Mini-Rallies Aren't Meaningful

Submitted by Rich Toscano on February 21, 2007 - 11:02am

In my recent January home price data roundup, I included a graph of home prices during the early-1990s bust to illustrate that bouts of price strength were common even during a protracted downturn. A smart reader pointed out that mini-rallies were more than just common -- they were to be expected as part of the seasonal price cycle.

read more at voiceofsandiego.org

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Submitted by Duck on February 21, 2007 - 2:17pm.

It's meaningful if you sell a house during s rally (whether or not it's sustainable)

Submitted by anxvariety on February 21, 2007 - 2:28pm.

Submitted by FormerSanDiegan on February 21, 2007 - 3:15pm.

Most of these rallies are in the traditional spring/summer season and reflect the seasonal cycle. 1993 was the only year in the last downturn without at least a noticable change in slope or nice bump for fluffy the cat to ride on. In all cases they weren't bad spots to sell Nice points to sell.

Anx - Nice graphic. But should the cat be talking if it is dead ?

Submitted by Sean on February 21, 2007 - 4:41pm.

The psychology of housing rallies

The psychology of rallies in housing is similar to stocks, except the imperative to buy a house is greater. When prices cool, pent-up demand from buyers unable to afford at higher prices comes into play, and they jump into the market, believing prices won't cool any more. Once that pool of buyers is exhausted, prices continue to descend, with another mini-rally as the next tier of purchasers is reached. So you will get a succession of dead kitten bounces, or 'falling knife catchers' all the way down. Note that many home purchasers are not seeking to profit from discretionary income, unlike the stock market, they are simply trying to put an affordable roof over their heads which they have some control over, and secure some basic equity for their retirement.

Submitted by FormerSanDiegan on February 21, 2007 - 5:52pm.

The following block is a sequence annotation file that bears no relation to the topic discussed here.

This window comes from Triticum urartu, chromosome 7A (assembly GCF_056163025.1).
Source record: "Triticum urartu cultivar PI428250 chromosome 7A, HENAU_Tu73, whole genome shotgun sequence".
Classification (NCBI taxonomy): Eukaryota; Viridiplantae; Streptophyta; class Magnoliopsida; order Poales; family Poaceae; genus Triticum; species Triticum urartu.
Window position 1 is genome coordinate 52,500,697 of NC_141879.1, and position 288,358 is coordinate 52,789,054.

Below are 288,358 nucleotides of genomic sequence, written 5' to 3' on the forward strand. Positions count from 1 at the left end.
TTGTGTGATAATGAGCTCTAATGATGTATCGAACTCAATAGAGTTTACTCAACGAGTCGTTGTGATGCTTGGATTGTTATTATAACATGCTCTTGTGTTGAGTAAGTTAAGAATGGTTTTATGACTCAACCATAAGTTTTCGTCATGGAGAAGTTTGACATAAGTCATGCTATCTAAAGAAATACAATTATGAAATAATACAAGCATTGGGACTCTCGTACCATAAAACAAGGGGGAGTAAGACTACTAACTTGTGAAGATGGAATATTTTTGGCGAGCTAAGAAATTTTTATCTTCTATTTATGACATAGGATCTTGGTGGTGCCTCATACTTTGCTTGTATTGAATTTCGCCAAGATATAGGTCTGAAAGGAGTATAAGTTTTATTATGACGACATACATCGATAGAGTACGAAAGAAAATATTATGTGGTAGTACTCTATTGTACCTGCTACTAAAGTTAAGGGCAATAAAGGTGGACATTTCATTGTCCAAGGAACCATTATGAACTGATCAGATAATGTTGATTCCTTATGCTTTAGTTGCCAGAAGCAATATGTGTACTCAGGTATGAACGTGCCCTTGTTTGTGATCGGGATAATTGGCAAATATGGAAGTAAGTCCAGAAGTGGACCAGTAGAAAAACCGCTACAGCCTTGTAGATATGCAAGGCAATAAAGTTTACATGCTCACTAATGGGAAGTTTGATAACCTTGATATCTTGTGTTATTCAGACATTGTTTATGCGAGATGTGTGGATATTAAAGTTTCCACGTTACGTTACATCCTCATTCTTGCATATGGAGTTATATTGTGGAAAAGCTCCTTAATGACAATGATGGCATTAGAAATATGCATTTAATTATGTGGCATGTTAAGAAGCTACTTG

Housing activity (#sales) has a strong seasonal component. The stock market does not have as strong a seasonal component as housing does. I would contend that the rallies in the stock market are more classic "technical" bounces as you describe than for housing. The housing bounces are more predictable. Even real estate agents know when they are going to happen.

Submitted by anxvariety on February 21, 2007 - 6:53pm.

Nice graphic. But should the cat be talking if it is dead?

Thanks.. maybe not, but if you know of someone with a talking live cat I'd be interested in meeting it.

Submitted by PD on February 22, 2007 - 9:07am.

Anx, nice additon. Maybe the cat should be saying, "MEW" instead of "Meow." It could also cough up a hairball with a "HELOC." :)

Submitted by powayseller on February 22, 2007 - 4:55pm.

Nice graph!

How do we explain the difference between Case-Shiller -15% and Dataquick +1.1% over that time period? (Case-Shiller went from 86.02 to 72.63, Dataquick from $168.8K to $170.9K).

I just checked Dataquick median prices and found the median price in San Diego jumped up and down for 7 years, basically staying flat from Dec 89 - Dec 96 at $162 - 175 K.

The mini ups occured at any time of year, even in fall. For example, from Oct 90 - Dec 90 +5%, Oct-Dec 93 +4.3%, etc. Basically, nothing goes up or down in a straight line, so it's definitely normal for any asset to have some counter trends within a cyclical larger trend.

That said, the strong rally will show up in higher March sales, which is seasonal.

Submitted by no_such_reality on February 22, 2007 - 9:36pm.

Powayseller, you already know why Case-Shiller shows a decline and DQ doesn't.

Case-Shiller measures using same home sales resale data.

DQ measures median of whatever is selling. It has no correction for a growth in house size or a declining market's ability to buy a nice SFR for $500,000 instead of a cruddy condo conversion.

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